An animation camera manufactured by Crass, Berlin, in 1957.
An animation camera, a type of rostrum camera, is a movie camera specially adapted for frame-by-frame shooting animation or stop motion. It consists of a camera body with lens and film magazines, a stand that allows the camera to be raised and lowered, and a table, often with both top and underneath lighting. The artwork to be photographed is placed on this table.
Since most animation is now produced digitally, new animation cameras are not widely manufactured. Video cameras and scanners have taken their place.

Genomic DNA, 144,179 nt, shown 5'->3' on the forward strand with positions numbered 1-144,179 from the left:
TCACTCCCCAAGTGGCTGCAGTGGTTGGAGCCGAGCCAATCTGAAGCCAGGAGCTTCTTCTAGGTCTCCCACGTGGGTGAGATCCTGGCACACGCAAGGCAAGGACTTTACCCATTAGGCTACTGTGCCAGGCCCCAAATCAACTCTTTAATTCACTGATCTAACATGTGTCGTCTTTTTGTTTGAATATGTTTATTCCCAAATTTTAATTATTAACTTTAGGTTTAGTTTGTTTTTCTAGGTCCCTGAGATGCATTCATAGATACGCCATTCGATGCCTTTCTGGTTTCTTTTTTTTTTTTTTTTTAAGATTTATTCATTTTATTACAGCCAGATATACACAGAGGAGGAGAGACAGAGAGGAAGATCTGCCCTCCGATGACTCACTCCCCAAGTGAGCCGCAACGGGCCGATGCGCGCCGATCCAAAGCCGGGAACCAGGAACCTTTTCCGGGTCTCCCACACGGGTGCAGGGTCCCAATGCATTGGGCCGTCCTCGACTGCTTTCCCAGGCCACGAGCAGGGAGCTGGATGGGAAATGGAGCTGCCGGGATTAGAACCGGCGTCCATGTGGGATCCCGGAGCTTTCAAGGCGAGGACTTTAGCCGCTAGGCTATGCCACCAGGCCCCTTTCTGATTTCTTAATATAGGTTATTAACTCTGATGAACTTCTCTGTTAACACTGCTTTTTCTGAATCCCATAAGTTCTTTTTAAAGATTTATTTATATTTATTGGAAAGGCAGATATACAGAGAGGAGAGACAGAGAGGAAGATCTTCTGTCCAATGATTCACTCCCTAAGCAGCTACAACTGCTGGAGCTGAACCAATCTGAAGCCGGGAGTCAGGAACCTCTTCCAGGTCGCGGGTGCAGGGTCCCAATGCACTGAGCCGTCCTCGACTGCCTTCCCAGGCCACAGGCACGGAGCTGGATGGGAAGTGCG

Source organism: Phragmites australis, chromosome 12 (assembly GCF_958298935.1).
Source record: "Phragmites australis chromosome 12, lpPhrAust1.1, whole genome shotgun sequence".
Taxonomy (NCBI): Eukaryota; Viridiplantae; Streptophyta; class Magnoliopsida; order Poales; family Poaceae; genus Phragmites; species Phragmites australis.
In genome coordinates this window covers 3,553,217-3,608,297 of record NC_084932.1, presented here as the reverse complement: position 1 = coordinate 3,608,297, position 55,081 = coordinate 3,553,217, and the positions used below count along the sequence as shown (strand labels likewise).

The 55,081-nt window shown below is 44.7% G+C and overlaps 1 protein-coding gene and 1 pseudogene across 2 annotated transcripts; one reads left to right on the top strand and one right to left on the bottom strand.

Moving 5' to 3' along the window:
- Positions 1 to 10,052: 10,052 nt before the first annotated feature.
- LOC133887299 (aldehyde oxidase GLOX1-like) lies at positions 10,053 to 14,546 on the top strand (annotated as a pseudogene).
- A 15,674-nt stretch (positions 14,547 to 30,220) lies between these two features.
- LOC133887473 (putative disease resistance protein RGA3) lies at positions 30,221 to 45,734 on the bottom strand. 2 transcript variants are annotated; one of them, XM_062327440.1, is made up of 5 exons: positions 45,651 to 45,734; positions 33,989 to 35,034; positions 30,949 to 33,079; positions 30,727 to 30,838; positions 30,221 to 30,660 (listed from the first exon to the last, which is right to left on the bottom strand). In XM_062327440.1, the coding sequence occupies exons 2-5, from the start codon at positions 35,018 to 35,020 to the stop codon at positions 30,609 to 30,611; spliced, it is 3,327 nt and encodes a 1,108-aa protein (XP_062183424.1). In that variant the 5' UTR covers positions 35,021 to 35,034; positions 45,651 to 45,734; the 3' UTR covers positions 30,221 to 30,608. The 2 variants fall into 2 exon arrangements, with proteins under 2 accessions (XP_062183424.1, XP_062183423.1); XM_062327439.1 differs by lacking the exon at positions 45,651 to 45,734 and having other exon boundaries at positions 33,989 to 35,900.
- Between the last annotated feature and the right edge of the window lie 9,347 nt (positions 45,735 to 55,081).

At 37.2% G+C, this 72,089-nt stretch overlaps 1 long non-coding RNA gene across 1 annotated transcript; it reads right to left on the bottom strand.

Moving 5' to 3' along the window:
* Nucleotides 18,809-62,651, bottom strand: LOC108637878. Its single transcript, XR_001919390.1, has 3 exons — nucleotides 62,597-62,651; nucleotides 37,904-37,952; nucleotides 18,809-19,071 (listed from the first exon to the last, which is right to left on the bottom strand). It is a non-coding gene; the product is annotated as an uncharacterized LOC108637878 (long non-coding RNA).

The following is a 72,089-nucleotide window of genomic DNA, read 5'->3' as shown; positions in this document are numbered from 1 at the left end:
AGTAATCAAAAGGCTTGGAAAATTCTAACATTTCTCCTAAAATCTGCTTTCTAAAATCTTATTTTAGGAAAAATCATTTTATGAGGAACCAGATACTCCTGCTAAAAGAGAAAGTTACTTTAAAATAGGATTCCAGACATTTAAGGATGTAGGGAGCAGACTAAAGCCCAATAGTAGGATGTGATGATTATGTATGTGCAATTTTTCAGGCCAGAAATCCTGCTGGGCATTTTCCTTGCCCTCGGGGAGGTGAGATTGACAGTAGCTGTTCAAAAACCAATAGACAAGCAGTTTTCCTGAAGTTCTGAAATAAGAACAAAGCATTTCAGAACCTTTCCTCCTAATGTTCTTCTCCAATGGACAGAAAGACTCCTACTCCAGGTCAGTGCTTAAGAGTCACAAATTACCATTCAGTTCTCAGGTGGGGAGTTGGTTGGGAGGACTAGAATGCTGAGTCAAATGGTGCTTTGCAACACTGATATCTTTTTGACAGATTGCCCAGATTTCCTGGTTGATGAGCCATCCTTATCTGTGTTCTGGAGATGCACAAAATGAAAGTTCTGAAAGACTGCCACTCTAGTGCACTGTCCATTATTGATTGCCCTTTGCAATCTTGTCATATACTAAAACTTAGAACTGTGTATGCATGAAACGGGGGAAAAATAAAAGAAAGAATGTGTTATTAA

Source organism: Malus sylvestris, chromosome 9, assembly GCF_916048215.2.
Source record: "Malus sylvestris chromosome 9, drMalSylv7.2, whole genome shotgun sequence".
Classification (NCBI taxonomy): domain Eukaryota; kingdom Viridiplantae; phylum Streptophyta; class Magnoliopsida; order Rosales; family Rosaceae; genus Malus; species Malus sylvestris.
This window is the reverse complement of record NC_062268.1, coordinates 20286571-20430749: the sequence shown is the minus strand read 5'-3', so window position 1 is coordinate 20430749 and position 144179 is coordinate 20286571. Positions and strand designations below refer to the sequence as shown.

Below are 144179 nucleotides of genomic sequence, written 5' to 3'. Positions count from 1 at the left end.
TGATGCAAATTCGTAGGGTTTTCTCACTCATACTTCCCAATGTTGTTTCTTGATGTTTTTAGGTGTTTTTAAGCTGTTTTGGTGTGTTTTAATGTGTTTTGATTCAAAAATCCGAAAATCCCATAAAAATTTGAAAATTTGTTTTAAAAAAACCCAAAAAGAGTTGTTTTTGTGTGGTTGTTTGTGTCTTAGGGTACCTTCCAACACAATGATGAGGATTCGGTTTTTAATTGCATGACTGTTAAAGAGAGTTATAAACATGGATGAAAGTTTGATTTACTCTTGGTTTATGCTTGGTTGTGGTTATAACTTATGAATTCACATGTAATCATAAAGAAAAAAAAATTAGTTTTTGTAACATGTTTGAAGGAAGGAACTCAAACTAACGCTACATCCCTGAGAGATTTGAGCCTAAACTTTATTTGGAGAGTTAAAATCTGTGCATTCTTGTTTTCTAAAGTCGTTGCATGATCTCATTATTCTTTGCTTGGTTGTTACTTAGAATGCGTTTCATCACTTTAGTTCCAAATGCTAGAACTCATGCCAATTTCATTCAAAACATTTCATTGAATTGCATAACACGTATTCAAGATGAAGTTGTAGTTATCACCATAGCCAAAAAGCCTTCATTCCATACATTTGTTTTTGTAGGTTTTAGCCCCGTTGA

Examples of animation cameras
A partial list of manufacturers of animation cameras includes:
- Acme Tool and Manufacturing (USA)
- Crass (Germany)
- Neilson-Hordell (UK)
- Oxberry (USA)
- Double M Industries (USA)
- A.I.A. Productions (USA)
The Bell & Howell 2709 (Design 27, first made in 1909) is the prototype of the Acme, and the Acme is the prototype of the Oxberry. Each employs a fixed pin and “shuttle” movement mechanism for film registration and film advancement, respectively. Other names associated with Acme were Producer’s Service Corporation and Photo-Sonics.
This article is licensed under the GNU Free Documentation License. It uses material from the Wikipedia article “Animation camera“.